Jump to content

Decisions in Sociology: Boyfriend, Methodology, Faculty, oh my!

Recommended Posts

Hi all,

I just found this forum today! I got accepted to the University of Pennsylvania and Northwestern. My interests are gender, religion, and cross-national studies. I like both quantitative and qualitative methods, but tend to lean toward qualitative because I love to blur the line between Sociology and Anthropology.

Anyone have insight about these choices? I posted a general call for help in the other sections, but here is a more nuanced version of the problem: I visited NW and really liked it. A lot. But, it's very far from my whole support network, including all my friends, family, and boyfriend. I don't know anyone in Chicago, and am not someone who tends to adjust easily. I'm worried about the distance and the weather.

Penn, on the other hand, is closer to home and closer to my friends scattered along the east coast. The thing is, they are way less qualitative and from what I've seen so far, maybe less warm & fuzzy? Also, it seems like they have less of an emphasis on publishing, which I know is super important in grad school.

What do you guys think?

Link to comment
Share on other sites

I think that it can't be that hard to adjust to a place that you really like a lot. It might seem intimidating at first, but if you really like a place, you should be excited to go forth and adventure in your new habitat. Also, friends and family can be supportive from afar --- I learned this first-hand when I moved 600 miles away for my undergrad to a place where I didn't know a soul. No matter the problem in your new, far-away land, it's likely that a phone call to friends or family can help you solve the problem, or at least give you some idea as to how to solve the problem yourself. Plus, NW studies what you want to study, and publishes lots of stuff which puts you in a better position when job-hunting.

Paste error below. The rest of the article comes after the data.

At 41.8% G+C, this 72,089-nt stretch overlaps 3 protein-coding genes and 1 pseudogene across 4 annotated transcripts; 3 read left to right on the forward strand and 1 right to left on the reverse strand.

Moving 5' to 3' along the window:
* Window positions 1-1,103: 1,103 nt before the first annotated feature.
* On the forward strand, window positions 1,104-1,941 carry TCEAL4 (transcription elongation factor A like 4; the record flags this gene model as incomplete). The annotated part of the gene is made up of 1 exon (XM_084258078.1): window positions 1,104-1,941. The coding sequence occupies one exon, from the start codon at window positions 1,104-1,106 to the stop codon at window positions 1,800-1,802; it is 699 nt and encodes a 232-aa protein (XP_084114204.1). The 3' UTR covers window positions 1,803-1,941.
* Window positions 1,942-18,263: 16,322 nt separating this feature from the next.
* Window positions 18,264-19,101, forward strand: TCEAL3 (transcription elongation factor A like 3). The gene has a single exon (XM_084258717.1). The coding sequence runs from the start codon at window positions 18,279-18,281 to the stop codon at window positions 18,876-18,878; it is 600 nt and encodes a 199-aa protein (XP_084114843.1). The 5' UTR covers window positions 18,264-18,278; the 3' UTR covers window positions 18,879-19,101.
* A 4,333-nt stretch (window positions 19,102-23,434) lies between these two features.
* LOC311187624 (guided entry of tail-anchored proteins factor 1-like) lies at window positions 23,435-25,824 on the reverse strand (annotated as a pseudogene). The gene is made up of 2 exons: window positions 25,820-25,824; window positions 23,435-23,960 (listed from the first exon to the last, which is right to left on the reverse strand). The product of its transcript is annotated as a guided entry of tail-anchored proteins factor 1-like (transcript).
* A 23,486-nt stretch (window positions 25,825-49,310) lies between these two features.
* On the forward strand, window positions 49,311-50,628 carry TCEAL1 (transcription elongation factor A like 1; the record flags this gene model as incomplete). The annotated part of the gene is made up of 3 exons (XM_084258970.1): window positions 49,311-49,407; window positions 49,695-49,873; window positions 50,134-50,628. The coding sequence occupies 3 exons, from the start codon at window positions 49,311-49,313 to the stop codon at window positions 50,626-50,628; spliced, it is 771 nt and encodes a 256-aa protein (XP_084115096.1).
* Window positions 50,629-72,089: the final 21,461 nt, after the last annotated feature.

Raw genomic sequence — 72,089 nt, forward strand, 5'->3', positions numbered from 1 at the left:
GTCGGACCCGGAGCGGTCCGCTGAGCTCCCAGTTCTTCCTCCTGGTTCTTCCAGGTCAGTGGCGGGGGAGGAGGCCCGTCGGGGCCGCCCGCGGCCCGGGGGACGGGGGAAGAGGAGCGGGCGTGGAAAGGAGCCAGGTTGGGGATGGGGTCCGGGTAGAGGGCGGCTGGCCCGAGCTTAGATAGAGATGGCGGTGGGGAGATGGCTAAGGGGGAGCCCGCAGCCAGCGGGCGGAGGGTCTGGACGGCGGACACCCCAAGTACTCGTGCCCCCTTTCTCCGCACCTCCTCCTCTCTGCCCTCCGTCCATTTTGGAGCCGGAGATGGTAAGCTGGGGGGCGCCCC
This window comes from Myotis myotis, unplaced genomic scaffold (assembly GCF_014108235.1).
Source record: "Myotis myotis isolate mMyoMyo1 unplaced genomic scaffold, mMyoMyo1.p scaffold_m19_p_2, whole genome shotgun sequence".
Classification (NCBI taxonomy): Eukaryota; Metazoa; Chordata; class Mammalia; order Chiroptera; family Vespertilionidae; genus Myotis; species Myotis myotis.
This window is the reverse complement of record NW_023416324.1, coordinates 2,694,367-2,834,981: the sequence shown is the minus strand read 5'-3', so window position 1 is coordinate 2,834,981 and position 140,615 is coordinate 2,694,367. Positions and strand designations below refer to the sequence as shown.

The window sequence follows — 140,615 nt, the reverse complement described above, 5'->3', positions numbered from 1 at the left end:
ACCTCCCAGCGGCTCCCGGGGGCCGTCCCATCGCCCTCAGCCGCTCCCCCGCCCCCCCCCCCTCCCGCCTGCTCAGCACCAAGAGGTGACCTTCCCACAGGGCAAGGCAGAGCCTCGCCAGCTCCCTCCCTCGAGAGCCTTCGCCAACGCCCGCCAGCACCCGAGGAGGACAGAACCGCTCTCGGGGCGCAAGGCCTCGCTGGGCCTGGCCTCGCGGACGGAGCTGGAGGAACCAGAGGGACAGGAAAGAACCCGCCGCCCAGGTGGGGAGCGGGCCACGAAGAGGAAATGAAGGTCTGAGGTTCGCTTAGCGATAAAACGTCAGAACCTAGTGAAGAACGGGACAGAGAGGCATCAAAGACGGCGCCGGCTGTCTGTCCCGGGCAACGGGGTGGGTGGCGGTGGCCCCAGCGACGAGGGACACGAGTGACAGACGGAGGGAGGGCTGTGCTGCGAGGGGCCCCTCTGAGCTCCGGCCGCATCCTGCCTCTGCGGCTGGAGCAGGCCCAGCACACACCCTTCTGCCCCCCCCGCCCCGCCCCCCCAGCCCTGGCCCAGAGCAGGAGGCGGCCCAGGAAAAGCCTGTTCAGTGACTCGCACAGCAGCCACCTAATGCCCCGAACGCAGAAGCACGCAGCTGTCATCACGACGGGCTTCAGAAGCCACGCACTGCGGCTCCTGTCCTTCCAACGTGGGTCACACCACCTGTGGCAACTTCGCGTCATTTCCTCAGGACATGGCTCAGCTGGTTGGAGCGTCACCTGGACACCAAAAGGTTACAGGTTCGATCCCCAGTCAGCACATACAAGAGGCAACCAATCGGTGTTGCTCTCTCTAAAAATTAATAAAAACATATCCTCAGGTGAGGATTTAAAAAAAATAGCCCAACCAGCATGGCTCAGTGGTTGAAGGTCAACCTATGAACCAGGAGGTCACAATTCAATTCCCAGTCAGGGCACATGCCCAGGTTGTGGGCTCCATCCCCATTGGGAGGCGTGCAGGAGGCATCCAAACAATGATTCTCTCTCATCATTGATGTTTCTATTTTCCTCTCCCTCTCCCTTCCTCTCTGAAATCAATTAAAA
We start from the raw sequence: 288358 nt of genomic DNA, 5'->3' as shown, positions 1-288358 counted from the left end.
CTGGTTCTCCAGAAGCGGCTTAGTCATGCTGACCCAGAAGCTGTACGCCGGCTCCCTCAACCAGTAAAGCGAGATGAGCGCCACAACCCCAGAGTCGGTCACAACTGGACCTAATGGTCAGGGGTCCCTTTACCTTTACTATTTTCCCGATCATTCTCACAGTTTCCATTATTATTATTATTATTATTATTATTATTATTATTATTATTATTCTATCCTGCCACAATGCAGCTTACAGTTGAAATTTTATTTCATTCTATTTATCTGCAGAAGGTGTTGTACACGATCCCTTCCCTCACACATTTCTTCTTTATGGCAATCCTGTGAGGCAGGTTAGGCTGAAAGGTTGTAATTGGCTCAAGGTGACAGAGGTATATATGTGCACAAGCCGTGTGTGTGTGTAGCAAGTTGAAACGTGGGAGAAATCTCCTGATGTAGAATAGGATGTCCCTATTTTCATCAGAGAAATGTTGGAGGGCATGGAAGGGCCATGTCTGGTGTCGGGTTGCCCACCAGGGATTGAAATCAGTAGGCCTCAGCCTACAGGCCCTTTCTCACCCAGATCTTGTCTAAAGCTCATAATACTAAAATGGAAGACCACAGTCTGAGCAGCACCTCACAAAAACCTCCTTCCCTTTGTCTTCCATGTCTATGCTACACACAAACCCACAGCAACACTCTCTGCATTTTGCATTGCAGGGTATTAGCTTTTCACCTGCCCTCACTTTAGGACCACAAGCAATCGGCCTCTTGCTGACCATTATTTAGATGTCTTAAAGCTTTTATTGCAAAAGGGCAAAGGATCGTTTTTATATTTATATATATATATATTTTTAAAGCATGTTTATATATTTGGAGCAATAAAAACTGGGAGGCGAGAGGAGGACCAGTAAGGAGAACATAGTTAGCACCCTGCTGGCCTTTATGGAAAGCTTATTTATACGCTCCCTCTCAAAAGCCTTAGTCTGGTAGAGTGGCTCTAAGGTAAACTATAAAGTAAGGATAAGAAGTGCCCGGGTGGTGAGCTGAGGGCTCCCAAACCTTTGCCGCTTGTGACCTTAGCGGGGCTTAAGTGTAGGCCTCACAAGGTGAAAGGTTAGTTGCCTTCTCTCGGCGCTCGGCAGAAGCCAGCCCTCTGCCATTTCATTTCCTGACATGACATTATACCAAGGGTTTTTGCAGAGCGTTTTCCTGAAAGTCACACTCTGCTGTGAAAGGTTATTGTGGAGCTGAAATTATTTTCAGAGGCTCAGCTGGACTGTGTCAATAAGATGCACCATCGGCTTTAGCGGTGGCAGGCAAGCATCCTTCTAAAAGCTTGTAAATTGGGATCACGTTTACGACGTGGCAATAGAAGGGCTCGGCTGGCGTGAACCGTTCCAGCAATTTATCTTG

Link to comment
Share on other sites


I'll actually be attending Penn this fall, also in sociology, and I thought I'd address your concern about it being much less qualitative.

The feeling that I actually got is that it can be very qualitative. This is a concern from me too because Im coming from a complete non-quantitative background (and by this i mean the last time i took a math class was in high school. my under grad was in lit and the other courses i had to take were history and philosophy, my masters was in development - again not quant at all, just theoretical more like).

im interested in demography (one of the things i mentioned in my sop) and i talked to two profs from penn who were incredibly nice. when i raised my concern about my lack of quantitative background and how that would factor into the demography bit for instance they told me that that would mostly be upto me. that i could take the more quant course in demography (which again, requires a fundamental understanding of quant side from what i gather - and no prerequisites for most) or i could focus on the theoretical courses they offer. so i mean this is something ill look into once there - to see how much math etc i can handle!

i think what IS required are some stats courses - but honestly i don't think that ANY other doctoral prog in sociology would let a student get away without at least SOME stats background.

i didn't apply to Northwestern, so unfortunately i can't help you compare the 2. but hopefully you found this useful!

Also, I just saw your thing about the emphasis on publishing, someone actually calculated rankings of different sociology depts vis a vis academic publishing and Penn was pretty high up on that. i would think this means that students too get a pretty good chance to publish under whoever they are working - though i am not too clear on this. let me see if i can get that link for you

Link to comment
Share on other sites

Create an account or sign in to comment

You need to be a member in order to leave a comment

Create an account

Sign up for a new account in our community. It's easy!

Register a new account

Sign in

Already have an account? Sign in here.

Sign In Now
  • Create New...

Important Information

This website uses cookies to ensure you get the best experience on our website. See our Privacy Policy and Terms of Use